“This is customary in all forms of administrative law,” said Skip Ebel, general counsel for Oaklawn Park. “You have to go to the regulatory agency first and exhaust your remedies there before going to court.”Tom Thrush, a Little Rock attorney representing Lawson, said he had not seen the ruling yet and didn’t know if his client would appeal the judge’s decision or take his case to the racing commission.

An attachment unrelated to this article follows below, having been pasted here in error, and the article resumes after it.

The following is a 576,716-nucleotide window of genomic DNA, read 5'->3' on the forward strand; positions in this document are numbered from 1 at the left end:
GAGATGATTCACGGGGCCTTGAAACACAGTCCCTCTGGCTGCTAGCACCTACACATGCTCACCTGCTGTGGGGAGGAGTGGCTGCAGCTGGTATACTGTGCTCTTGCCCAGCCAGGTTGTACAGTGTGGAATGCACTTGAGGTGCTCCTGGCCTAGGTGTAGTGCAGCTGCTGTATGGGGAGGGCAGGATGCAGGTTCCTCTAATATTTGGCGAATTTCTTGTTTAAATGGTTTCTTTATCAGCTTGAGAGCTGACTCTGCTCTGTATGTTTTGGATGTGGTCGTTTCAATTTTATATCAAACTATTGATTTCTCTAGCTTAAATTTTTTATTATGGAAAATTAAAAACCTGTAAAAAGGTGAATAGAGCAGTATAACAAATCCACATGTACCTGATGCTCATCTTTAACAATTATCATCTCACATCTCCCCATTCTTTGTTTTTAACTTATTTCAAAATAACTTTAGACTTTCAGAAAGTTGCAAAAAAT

An Arkansas judge today dismissed a lawsuit aimed at shutting down an electronic racing game offered at Oaklawn Park.The lawsuit, filed in April by Portland, Ark., police chief Lavan Lawson, claimed the game called Instant Racing is nothing more than a type of slot machine and, therefore, illegal in Arkansas. Instant Racing was developed by a group of investors from Oaklawn Park and AmTote. The arcade-type game is actually a pari-mutuel game, say its inventors. Players, who are wagering on taped races, bet into a common pool that determines the odds.Ashley County Chancery Court Judge Robert Vittitow’s ruling did not determine whether Instant Racing is legal. Instead, Vittitow said Lawson should have taken his complaint to the Arkansas Racing Commission first.